Guest Blogger: Hope Bickmeier, www.buildingsimplicity.com
The first time my husband called and told me, “I was just laid-off,” I was entirely blind-sided.
Our son was less than a year old, and we had made a 3,200-mile move to my husband’s home state of Alaska just three months prior. It was one of the most frightening moments of my life, believing our options were limited and knowing our saving account was nearly dry.
In the years before this layoff, we had talked regularly about how lucky we were to be in an industry that would never see hardship or downsizing. We were positive that the financial stability of our family was secure under my husband’s recession-proof career.
We were naive in our youthful optimism.
Eventually, my husband was hired back on by the same company, and it appeared his livelihood was again stable. We carried on, and I went back to work to continue my career. “Thank goodness all of that layoff nonsense is over,” I told my husband.
But this wouldn’t be much of a blog post if that was the end, would it? As it turned out, that was just the first drop in a roller coaster of changes for our family over the next eight years. A year later, we were in the process of buying a “forever home” when it looked like more layoffs were on the horizon. I remember calling our realtor and putting everything on hold, thinking we would again have to move. We breathed a sigh of relief when my husband’s job survived that round of layoffs. We hesitantly moved forward, purchased a house, and had a second baby.
Three years later, we sold that house when his position was finally eliminated and began planning our next move. Because we were job-hunting during a recession and our options were limited, we decided to move 4,000 miles for a job that paid half as much in Texas. We reasoned that such a booming location would have vast opportunities for financial growth and career advancement for both of us.
We loved the people, the culture, and the tacos in Texas. But working in the heat and living in a crowded city was a constant challenge for my Alaskan husband. After four years, the opportunities we planned on hadn’t materialized, and pandemic lockdowns were making our family routines unbearably stressful. My husband and I would look at each other and say, “Now what?” not having an answer.
So it wasn’t a surprise when my husband called me in July of 2020 and said, “I think I should quit my job.” I chuckled on the other end of the line and said, “Oh, really? What do you think we should do?” not expecting him to have already formulated a plan.
That’s when he told me he wanted to stop chasing the stability of his career (which had proven to be unstable) and relocate to a place where we both wanted to be, doing things we wanted to do. It was a novel idea and a breath of fresh air—the idea of starting over on our own terms with a simple plan. “I think we should move to Michigan,” he said.
The next day, he put in his 2-week notice, and we started the moving process. As I write this, we are surrounded by snow in a beautiful place, and I’ve never seen my husband or my children happier.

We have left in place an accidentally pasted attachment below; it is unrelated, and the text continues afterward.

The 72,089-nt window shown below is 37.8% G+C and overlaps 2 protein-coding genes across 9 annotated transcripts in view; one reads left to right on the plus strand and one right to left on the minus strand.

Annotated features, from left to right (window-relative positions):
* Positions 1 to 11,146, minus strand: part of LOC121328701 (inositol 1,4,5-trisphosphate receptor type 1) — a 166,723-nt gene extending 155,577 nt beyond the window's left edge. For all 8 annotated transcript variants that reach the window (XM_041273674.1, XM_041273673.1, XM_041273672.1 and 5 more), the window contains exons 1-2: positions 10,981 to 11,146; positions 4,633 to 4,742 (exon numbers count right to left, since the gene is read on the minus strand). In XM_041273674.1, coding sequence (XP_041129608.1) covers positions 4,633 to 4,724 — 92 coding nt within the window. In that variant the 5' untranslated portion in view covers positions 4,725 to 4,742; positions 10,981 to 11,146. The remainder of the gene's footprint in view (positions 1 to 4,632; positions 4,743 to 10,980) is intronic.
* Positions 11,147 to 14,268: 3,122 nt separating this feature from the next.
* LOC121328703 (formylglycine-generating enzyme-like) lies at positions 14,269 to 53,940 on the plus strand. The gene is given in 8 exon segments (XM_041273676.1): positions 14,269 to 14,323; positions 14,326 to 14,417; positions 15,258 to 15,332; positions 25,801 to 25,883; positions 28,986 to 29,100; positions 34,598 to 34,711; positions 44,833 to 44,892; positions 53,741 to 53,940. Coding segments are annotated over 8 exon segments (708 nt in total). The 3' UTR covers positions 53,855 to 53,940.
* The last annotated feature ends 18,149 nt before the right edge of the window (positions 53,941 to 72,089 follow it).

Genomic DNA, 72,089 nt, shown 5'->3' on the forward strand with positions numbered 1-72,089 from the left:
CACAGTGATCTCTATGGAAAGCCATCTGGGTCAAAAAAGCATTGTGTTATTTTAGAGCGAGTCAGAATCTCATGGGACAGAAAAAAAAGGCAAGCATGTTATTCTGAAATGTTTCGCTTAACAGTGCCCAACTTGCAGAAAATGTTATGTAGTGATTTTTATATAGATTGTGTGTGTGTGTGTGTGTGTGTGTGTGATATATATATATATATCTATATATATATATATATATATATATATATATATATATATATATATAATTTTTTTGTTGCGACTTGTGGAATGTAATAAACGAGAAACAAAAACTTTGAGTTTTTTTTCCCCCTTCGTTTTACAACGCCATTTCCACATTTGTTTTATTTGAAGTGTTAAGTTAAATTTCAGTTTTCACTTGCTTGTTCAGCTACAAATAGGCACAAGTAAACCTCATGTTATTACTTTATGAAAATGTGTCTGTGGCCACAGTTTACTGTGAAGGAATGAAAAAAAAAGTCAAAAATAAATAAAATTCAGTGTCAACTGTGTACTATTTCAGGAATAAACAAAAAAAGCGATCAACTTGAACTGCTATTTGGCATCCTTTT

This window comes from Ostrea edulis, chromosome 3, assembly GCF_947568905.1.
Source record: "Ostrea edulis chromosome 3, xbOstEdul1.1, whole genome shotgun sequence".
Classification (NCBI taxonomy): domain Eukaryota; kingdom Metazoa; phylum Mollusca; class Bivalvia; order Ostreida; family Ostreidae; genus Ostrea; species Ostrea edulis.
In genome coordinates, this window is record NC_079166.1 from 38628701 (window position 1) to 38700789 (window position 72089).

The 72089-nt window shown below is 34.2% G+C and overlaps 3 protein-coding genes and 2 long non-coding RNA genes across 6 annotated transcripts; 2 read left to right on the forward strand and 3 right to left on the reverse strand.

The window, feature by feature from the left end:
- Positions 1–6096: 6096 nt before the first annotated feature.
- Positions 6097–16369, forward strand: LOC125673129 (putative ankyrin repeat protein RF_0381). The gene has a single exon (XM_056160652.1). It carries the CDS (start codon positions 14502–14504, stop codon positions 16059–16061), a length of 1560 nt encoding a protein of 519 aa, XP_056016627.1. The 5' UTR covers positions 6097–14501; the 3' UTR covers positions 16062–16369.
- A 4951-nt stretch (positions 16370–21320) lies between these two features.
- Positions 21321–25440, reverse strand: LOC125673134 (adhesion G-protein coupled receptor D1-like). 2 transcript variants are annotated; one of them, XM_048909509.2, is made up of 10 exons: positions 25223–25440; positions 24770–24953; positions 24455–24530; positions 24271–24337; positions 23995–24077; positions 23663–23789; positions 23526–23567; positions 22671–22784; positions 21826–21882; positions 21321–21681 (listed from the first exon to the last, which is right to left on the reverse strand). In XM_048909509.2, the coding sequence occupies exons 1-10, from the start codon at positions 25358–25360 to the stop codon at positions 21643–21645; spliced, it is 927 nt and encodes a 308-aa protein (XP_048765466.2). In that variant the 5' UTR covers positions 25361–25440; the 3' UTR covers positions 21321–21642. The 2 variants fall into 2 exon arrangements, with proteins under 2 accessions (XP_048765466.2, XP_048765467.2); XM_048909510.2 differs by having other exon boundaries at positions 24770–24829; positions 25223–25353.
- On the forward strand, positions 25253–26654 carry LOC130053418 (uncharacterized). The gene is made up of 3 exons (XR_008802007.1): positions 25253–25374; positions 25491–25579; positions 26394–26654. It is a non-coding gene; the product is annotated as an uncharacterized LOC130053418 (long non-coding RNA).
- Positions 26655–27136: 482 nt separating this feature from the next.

Knowing what you want and going after it is a courageous thing, but it doesn’t come easily. We’ve cultivated courage over the years, building it with each challenge we faced and managed to overcome. I’ve learned through it all that courage isn’t knowing exactly what to do.
Courage comes from having the confidence to know you can figure it out.
It’s experience that builds the courage which allows you to take on bigger, seemingly impossible challenges. We wouldn’t have made this change five years ago—we needed to build our courage a little more, which we did during our time in Texas.
Now I’m not saying you should drop everything and move without employment or financial resources in place. Be wise. But I want to encourage you to take risks and face hardships knowing that you’re building up your courage reserves, so eventually, you’ll be able to go after those big dreams. Or at least you won’t need to panic when life throws the occasional curveball.
I owe a great deal of my family’s current happiness to Amy House. Her business coaching and my year in Gold U taught me all about building courage. She walked me through challenging times that solidified the confidence I had in myself and my abilities. I think we can accomplish so much when we have someone like Amy in our ear whispering (or using a “coaching voice” when necessary) that we can achieve big things and then showing us the steps to get there.
That’s what Amy and Coley at Growing Out Loud Darlin’ do; they pull together all of the courage their clients already possess, cultivate it, and then show their clients how to use it to build successful businesses and happy lives.
I don’t know what this next chapter will hold for my family (as far as I can tell we’re still on page 1), but it feels good to know that we are courageous enough to move forward in whatever direction we choose. And is there anything more valuable than courage when it comes to accomplishing big things? I argue not.
Let Amy and Coley help you find your courage and move towards your goals. It’s what they do.